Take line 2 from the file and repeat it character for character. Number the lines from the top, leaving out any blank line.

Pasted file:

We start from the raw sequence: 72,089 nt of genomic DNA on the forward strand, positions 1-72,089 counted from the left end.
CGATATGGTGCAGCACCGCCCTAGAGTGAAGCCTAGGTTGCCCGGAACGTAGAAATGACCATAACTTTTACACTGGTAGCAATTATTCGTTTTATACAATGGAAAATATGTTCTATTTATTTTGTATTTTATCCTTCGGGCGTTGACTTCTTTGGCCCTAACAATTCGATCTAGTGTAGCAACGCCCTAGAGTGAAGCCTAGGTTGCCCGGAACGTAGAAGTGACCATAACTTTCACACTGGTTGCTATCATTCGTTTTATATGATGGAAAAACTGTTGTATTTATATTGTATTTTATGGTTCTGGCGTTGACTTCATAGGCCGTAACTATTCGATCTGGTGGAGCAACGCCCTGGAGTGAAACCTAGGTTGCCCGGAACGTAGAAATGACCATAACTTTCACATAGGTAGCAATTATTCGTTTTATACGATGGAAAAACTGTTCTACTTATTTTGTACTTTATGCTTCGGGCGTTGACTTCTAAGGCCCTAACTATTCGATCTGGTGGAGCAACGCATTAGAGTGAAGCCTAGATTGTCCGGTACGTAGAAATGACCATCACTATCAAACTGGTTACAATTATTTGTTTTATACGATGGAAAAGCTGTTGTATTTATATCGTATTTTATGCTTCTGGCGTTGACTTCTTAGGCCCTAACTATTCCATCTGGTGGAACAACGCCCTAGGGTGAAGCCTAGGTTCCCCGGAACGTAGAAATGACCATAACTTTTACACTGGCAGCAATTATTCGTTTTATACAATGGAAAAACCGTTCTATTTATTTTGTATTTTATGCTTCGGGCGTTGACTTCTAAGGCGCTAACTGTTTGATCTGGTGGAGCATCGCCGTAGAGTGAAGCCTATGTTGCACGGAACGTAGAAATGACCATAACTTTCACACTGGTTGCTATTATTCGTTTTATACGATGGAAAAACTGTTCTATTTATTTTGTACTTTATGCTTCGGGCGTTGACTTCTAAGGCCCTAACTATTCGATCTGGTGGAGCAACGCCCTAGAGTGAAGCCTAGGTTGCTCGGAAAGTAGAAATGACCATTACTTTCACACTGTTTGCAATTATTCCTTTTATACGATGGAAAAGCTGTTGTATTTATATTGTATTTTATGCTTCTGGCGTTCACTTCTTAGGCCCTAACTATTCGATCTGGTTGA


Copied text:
CGATATGGTGCAGCACCGCCCTAGAGTGAAGCCTAGGTTGCCCGGAACGTAGAAATGACCATAACTTTTACACTGGTAGCAATTATTCGTTTTATACAATGGAAAATATGTTCTATTTATTTTGTATTTTATCCTTCGGGCGTTGACTTCTTTGGCCCTAACAATTCGATCTAGTGTAGCAACGCCCTAGAGTGAAGCCTAGGTTGCCCGGAACGTAGAAGTGACCATAACTTTCACACTGGTTGCTATCATTCGTTTTATATGATGGAAAAACTGTTGTATTTATATTGTATTTTATGGTTCTGGCGTTGACTTCATAGGCCGTAACTATTCGATCTGGTGGAGCAACGCCCTGGAGTGAAACCTAGGTTGCCCGGAACGTAGAAATGACCATAACTTTCACATAGGTAGCAATTATTCGTTTTATACGATGGAAAAACTGTTCTACTTATTTTGTACTTTATGCTTCGGGCGTTGACTTCTAAGGCCCTAACTATTCGATCTGGTGGAGCAACGCATTAGAGTGAAGCCTAGATTGTCCGGTACGTAGAAATGACCATCACTATCAAACTGGTTACAATTATTTGTTTTATACGATGGAAAAGCTGTTGTATTTATATCGTATTTTATGCTTCTGGCGTTGACTTCTTAGGCCCTAACTATTCCATCTGGTGGAACAACGCCCTAGGGTGAAGCCTAGGTTCCCCGGAACGTAGAAATGACCATAACTTTTACACTGGCAGCAATTATTCGTTTTATACAATGGAAAAACCGTTCTATTTATTTTGTATTTTATGCTTCGGGCGTTGACTTCTAAGGCGCTAACTGTTTGATCTGGTGGAGCATCGCCGTAGAGTGAAGCCTATGTTGCACGGAACGTAGAAATGACCATAACTTTCACACTGGTTGCTATTATTCGTTTTATACGATGGAAAAACTGTTCTATTTATTTTGTACTTTATGCTTCGGGCGTTGACTTCTAAGGCCCTAACTATTCGATCTGGTGGAGCAACGCCCTAGAGTGAAGCCTAGGTTGCTCGGAAAGTAGAAATGACCATTACTTTCACACTGTTTGCAATTATTCCTTTTATACGATGGAAAAGCTGTTGTATTTATATTGTATTTTATGCTTCTGGCGTTCACTTCTTAGGCCCTAACTATTCGATCTGGTTGA